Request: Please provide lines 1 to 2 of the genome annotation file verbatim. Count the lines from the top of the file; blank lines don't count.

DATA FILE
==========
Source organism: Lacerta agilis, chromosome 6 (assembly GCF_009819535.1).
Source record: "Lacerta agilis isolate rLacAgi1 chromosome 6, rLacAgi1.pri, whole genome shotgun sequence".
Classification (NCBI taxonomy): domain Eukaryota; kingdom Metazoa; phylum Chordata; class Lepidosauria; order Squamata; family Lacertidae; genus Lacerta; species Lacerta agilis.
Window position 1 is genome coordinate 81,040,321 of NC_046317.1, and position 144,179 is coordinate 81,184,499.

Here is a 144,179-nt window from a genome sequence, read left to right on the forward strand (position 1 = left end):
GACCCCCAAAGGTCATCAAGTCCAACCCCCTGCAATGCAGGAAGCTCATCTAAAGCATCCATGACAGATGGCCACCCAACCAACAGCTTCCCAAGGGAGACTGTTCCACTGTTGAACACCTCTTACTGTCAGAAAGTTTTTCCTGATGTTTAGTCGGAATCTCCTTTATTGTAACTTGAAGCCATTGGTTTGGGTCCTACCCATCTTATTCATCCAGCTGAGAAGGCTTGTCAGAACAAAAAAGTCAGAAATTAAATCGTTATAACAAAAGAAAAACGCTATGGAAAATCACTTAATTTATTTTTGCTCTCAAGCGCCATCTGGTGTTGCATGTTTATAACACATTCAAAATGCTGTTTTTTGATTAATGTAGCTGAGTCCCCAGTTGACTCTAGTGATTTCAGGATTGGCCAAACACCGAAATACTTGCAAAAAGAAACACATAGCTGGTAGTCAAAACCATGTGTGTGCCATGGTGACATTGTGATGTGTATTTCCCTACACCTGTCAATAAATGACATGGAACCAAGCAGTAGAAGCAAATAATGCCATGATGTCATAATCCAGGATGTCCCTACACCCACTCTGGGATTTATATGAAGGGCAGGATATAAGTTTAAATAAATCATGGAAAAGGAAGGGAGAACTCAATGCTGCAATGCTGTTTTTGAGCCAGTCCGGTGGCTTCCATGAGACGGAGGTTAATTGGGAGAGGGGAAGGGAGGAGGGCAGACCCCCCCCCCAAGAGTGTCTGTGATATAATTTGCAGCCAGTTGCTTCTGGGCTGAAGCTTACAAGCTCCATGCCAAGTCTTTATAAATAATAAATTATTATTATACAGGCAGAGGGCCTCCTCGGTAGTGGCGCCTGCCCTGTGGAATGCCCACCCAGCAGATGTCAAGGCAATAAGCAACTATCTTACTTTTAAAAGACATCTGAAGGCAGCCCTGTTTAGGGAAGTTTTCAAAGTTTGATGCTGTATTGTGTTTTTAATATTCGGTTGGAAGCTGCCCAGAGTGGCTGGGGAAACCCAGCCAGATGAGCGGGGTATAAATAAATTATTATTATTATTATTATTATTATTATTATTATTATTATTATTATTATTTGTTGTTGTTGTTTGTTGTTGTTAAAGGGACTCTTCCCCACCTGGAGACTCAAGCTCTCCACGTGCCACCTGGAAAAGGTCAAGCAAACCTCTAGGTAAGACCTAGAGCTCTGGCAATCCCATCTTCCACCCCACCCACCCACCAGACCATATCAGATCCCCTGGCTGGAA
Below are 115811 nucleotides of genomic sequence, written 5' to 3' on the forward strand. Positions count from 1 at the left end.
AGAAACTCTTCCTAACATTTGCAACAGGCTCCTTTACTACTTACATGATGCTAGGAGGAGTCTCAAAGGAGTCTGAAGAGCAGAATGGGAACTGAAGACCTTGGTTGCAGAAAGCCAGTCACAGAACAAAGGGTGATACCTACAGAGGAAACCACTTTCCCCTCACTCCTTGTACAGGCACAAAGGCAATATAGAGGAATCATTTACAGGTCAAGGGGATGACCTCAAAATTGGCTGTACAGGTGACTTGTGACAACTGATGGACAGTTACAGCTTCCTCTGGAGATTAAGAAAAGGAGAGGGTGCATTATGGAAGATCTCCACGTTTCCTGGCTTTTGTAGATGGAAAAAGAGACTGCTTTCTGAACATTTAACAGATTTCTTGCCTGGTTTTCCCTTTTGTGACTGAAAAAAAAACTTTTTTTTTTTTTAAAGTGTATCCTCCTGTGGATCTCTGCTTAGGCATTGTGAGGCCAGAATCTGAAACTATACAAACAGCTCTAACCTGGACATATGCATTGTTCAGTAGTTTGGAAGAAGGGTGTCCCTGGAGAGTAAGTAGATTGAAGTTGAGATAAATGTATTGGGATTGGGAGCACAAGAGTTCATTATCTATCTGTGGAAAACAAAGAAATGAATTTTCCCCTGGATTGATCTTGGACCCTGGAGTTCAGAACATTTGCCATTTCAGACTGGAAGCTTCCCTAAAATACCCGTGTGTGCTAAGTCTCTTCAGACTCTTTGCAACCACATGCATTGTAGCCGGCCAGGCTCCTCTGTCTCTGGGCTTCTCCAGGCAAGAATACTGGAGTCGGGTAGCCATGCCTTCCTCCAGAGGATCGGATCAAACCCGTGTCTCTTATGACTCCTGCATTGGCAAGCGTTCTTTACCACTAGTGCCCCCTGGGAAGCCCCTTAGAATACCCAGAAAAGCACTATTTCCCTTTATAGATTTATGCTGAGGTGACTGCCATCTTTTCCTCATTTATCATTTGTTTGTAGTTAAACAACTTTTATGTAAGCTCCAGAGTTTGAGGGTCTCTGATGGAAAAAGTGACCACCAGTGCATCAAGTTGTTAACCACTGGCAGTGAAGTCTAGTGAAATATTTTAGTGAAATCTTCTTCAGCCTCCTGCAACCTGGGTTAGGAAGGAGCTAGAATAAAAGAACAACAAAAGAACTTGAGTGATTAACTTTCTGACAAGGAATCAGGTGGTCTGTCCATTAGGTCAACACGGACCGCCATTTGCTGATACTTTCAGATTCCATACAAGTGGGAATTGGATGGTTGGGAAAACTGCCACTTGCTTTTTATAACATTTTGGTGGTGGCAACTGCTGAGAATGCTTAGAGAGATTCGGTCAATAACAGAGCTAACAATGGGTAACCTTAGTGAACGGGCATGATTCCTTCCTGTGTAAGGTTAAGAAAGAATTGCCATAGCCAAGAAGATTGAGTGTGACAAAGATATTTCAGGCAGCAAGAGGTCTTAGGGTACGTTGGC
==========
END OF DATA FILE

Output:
Source organism: Lacerta agilis, chromosome 6 (assembly GCF_009819535.1).
Source record: "Lacerta agilis isolate rLacAgi1 chromosome 6, rLacAgi1.pri, whole genome shotgun sequence".